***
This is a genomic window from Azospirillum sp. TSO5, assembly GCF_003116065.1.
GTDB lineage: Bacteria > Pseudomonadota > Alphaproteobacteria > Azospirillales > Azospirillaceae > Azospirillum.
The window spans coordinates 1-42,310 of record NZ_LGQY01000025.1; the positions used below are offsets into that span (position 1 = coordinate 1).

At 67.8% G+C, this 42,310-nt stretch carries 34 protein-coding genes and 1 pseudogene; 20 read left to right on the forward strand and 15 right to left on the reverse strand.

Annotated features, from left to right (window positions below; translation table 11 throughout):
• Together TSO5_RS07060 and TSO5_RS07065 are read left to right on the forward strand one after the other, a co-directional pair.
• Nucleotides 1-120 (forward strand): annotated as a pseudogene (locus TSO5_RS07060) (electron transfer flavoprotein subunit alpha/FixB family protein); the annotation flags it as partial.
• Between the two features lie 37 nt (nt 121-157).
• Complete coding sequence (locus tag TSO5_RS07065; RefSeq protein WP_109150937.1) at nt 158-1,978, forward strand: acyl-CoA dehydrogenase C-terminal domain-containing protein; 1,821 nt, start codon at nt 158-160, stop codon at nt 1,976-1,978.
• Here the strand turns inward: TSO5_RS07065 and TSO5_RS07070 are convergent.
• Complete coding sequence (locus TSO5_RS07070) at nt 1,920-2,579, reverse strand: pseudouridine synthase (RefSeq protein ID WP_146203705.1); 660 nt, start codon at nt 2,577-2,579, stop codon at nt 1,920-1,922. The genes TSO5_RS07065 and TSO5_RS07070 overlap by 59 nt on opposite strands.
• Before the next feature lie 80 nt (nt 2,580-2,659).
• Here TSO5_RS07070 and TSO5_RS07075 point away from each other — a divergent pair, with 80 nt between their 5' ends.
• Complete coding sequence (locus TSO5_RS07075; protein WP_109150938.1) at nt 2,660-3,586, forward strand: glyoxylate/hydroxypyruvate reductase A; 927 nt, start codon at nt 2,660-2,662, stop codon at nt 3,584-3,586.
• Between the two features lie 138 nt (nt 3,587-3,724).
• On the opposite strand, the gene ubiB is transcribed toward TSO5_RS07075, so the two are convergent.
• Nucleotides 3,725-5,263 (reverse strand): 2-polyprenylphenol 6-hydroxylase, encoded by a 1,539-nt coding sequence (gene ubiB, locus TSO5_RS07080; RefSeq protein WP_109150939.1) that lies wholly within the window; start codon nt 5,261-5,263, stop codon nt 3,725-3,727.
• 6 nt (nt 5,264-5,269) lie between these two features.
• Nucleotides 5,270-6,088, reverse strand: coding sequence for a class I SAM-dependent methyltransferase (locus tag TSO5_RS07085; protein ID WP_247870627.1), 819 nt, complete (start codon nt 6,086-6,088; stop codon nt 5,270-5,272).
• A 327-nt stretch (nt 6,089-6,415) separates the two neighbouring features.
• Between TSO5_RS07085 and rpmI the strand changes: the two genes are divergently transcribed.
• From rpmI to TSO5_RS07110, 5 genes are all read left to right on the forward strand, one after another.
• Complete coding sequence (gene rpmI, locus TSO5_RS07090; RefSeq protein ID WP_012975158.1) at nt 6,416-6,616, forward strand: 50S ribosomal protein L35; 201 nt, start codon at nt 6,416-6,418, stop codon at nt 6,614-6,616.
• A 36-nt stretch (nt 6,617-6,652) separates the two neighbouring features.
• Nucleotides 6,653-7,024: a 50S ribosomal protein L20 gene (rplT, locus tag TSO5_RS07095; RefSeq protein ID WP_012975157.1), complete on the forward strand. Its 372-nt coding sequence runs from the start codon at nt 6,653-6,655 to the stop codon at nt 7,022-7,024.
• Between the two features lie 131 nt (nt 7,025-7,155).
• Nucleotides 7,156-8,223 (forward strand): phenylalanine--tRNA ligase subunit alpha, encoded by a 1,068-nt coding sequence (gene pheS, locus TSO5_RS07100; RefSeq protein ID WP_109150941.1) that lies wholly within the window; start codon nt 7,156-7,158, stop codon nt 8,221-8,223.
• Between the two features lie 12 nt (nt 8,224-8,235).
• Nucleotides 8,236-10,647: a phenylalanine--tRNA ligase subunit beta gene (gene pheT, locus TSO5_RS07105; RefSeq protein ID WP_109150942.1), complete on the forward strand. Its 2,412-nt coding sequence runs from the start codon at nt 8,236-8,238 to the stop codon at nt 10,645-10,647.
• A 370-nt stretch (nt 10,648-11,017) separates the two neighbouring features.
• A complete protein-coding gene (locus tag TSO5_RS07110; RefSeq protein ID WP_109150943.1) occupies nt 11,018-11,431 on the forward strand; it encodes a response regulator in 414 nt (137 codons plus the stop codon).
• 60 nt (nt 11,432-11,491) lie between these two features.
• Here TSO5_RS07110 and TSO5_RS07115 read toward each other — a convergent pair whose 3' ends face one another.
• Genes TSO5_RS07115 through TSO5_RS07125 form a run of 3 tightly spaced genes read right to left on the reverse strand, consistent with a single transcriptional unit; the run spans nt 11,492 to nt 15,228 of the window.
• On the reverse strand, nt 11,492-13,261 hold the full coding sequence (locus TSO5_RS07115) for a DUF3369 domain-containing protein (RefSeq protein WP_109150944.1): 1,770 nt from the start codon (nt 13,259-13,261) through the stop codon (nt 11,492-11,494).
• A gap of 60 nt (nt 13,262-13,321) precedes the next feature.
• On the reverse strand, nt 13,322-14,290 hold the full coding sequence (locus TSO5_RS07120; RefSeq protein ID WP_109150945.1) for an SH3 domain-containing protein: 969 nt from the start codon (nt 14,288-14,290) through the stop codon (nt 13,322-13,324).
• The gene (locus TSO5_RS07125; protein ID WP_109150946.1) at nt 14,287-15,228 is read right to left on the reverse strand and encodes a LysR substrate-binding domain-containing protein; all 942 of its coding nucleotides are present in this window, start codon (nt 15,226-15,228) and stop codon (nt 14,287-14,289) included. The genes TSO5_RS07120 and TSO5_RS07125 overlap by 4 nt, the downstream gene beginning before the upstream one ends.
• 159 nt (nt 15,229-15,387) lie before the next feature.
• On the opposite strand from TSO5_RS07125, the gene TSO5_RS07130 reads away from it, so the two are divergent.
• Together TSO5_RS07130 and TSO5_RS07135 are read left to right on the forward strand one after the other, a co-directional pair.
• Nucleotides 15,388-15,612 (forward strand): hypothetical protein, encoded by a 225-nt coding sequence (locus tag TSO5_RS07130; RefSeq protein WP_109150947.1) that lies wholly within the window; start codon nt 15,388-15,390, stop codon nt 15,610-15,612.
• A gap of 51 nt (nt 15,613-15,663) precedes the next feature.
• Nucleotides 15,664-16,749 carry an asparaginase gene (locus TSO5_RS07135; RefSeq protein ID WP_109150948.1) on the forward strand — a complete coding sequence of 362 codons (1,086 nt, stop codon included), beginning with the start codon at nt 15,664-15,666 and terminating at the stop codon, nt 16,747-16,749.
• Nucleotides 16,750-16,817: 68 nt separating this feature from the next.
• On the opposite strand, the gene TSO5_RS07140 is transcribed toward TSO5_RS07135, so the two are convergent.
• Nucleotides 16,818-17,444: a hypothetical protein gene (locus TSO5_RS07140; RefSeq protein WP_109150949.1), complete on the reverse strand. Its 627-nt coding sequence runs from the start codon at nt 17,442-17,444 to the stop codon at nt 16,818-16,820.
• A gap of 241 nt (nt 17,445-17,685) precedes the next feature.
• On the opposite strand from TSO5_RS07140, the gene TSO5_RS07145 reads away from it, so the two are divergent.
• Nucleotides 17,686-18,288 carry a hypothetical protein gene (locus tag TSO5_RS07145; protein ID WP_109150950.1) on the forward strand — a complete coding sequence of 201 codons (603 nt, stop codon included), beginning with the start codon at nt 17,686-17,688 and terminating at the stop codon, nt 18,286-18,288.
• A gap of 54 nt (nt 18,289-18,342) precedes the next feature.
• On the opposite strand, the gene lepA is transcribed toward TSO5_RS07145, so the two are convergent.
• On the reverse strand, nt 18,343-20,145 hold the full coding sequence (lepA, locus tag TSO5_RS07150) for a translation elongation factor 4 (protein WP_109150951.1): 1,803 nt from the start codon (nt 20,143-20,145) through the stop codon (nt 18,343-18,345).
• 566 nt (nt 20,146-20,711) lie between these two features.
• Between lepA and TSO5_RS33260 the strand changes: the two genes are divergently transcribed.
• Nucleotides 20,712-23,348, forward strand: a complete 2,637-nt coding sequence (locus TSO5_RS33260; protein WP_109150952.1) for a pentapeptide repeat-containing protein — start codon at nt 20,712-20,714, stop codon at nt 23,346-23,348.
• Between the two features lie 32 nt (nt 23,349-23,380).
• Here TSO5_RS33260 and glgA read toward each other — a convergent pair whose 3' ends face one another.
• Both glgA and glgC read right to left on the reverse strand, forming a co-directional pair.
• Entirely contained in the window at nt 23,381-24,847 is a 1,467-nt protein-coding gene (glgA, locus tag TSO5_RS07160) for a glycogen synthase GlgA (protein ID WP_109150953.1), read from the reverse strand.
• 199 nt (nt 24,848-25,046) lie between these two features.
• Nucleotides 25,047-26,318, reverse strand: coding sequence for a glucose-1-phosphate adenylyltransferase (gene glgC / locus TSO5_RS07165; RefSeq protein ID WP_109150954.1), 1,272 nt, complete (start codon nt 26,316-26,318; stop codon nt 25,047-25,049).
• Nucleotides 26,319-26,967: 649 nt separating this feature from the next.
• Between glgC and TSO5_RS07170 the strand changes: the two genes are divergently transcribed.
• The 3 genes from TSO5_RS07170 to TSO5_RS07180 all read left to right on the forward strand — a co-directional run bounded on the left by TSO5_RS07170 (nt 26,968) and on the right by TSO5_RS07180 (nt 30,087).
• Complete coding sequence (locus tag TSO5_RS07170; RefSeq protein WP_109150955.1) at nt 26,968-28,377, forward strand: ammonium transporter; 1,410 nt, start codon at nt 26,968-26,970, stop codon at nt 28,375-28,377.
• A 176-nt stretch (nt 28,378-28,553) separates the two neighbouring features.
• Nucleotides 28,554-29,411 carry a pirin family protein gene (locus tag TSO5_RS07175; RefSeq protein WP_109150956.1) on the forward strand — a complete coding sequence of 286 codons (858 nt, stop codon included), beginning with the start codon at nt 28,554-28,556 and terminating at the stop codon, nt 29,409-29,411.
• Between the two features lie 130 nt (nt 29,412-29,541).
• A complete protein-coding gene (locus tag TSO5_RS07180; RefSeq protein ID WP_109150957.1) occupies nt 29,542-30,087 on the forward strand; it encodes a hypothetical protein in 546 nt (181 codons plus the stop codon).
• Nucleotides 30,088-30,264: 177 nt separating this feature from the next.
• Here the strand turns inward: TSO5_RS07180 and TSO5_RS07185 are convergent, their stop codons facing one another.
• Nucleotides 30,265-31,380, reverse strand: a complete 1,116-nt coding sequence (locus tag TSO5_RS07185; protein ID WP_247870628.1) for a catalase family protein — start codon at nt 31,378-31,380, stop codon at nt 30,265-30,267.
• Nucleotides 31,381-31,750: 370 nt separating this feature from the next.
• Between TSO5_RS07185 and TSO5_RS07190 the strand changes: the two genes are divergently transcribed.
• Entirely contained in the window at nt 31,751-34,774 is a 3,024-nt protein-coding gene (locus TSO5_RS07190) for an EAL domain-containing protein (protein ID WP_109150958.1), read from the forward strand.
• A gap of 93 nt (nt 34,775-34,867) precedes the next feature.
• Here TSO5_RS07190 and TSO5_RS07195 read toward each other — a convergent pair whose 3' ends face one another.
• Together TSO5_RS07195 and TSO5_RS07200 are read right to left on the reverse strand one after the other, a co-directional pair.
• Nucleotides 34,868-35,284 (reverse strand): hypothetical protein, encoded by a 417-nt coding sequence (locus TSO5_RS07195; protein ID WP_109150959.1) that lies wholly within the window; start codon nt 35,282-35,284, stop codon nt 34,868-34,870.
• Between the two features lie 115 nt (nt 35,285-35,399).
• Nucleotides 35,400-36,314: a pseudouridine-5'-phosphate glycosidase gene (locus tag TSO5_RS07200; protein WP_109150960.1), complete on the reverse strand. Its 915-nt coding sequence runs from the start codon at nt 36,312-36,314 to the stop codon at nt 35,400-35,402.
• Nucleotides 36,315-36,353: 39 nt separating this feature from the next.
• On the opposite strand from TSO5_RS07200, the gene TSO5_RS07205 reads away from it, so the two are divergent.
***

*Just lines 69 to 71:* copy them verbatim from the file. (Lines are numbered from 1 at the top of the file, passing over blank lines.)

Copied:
• Between the two features lie 130 nt (nt 29,412-29,541).
• A complete protein-coding gene (locus tag TSO5_RS07180; RefSeq protein ID WP_109150957.1) occupies nt 29,542-30,087 on the forward strand; it encodes a hypothetical protein in 546 nt (181 codons plus the stop codon).
• Nucleotides 30,088-30,264: 177 nt separating this feature from the next.